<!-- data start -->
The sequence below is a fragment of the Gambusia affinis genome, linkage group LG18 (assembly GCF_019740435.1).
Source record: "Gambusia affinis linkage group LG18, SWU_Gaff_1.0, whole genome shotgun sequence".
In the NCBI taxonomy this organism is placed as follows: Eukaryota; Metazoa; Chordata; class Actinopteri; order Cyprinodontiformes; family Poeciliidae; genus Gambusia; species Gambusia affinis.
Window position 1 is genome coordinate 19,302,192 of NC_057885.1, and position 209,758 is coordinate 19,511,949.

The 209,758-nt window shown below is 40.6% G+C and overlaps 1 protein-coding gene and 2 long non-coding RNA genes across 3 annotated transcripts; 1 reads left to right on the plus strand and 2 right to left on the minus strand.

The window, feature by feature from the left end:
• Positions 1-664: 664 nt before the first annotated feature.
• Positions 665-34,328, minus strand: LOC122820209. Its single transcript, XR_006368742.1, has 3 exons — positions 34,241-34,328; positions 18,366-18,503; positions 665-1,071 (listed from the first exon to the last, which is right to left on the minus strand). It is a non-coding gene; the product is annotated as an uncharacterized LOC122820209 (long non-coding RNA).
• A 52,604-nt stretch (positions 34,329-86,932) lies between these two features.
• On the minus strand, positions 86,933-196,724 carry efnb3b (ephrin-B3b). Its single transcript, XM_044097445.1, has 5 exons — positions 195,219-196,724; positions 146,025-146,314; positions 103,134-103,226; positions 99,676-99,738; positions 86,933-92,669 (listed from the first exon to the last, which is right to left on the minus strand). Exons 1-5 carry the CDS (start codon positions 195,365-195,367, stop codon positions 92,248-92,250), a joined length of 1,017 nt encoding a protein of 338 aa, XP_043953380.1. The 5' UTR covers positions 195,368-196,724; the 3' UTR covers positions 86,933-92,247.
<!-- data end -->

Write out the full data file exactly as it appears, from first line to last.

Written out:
The sequence below is a fragment of the Gambusia affinis genome, linkage group LG18 (assembly GCF_019740435.1).
Source record: "Gambusia affinis linkage group LG18, SWU_Gaff_1.0, whole genome shotgun sequence".
In the NCBI taxonomy this organism is placed as follows: Eukaryota; Metazoa; Chordata; class Actinopteri; order Cyprinodontiformes; family Poeciliidae; genus Gambusia; species Gambusia affinis.
Window position 1 is genome coordinate 19,302,192 of NC_057885.1, and position 209,758 is coordinate 19,511,949.

The 209,758-nt window shown below is 40.6% G+C and overlaps 1 protein-coding gene and 2 long non-coding RNA genes across 3 annotated transcripts; 1 reads left to right on the plus strand and 2 right to left on the minus strand.

The window, feature by feature from the left end:
• Positions 1-664: 664 nt before the first annotated feature.
• Positions 665-34,328, minus strand: LOC122820209. Its single transcript, XR_006368742.1, has 3 exons — positions 34,241-34,328; positions 18,366-18,503; positions 665-1,071 (listed from the first exon to the last, which is right to left on the minus strand). It is a non-coding gene; the product is annotated as an uncharacterized LOC122820209 (long non-coding RNA).
• A 52,604-nt stretch (positions 34,329-86,932) lies between these two features.
• On the minus strand, positions 86,933-196,724 carry efnb3b (ephrin-B3b). Its single transcript, XM_044097445.1, has 5 exons — positions 195,219-196,724; positions 146,025-146,314; positions 103,134-103,226; positions 99,676-99,738; positions 86,933-92,669 (listed from the first exon to the last, which is right to left on the minus strand). Exons 1-5 carry the CDS (start codon positions 195,365-195,367, stop codon positions 92,248-92,250), a joined length of 1,017 nt encoding a protein of 338 aa, XP_043953380.1. The 5' UTR covers positions 195,368-196,724; the 3' UTR covers positions 86,933-92,247.